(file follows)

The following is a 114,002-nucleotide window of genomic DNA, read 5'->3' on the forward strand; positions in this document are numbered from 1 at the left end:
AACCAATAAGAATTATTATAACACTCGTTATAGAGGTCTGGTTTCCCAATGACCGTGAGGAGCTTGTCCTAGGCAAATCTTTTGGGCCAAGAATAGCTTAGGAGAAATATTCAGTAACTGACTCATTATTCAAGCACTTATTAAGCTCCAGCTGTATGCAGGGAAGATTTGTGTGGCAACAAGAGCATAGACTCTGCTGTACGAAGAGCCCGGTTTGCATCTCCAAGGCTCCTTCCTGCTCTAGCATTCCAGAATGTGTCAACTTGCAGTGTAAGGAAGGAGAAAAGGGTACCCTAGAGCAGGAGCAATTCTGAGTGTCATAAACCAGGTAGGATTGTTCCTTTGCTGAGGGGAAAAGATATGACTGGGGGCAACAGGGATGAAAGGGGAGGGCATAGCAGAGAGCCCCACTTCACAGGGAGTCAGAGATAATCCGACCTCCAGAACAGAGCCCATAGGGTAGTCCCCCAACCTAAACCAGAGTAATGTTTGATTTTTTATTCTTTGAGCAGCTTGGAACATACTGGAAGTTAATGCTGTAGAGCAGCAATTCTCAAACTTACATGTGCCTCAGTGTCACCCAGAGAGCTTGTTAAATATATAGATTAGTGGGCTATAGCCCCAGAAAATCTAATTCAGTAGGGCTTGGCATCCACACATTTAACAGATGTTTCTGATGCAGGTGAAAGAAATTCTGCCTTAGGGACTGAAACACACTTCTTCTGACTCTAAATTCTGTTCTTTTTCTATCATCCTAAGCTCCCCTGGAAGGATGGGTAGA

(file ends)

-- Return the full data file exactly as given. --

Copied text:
The following is a 114,002-nucleotide window of genomic DNA, read 5'->3' on the forward strand; positions in this document are numbered from 1 at the left end:
AACCAATAAGAATTATTATAACACTCGTTATAGAGGTCTGGTTTCCCAATGACCGTGAGGAGCTTGTCCTAGGCAAATCTTTTGGGCCAAGAATAGCTTAGGAGAAATATTCAGTAACTGACTCATTATTCAAGCACTTATTAAGCTCCAGCTGTATGCAGGGAAGATTTGTGTGGCAACAAGAGCATAGACTCTGCTGTACGAAGAGCCCGGTTTGCATCTCCAAGGCTCCTTCCTGCTCTAGCATTCCAGAATGTGTCAACTTGCAGTGTAAGGAAGGAGAAAAGGGTACCCTAGAGCAGGAGCAATTCTGAGTGTCATAAACCAGGTAGGATTGTTCCTTTGCTGAGGGGAAAAGATATGACTGGGGGCAACAGGGATGAAAGGGGAGGGCATAGCAGAGAGCCCCACTTCACAGGGAGTCAGAGATAATCCGACCTCCAGAACAGAGCCCATAGGGTAGTCCCCCAACCTAAACCAGAGTAATGTTTGATTTTTTATTCTTTGAGCAGCTTGGAACATACTGGAAGTTAATGCTGTAGAGCAGCAATTCTCAAACTTACATGTGCCTCAGTGTCACCCAGAGAGCTTGTTAAATATATAGATTAGTGGGCTATAGCCCCAGAAAATCTAATTCAGTAGGGCTTGGCATCCACACATTTAACAGATGTTTCTGATGCAGGTGAAAGAAATTCTGCCTTAGGGACTGAAACACACTTCTTCTGACTCTAAATTCTGTTCTTTTTCTATCATCCTAAGCTCCCCTGGAAGGATGGGTAGA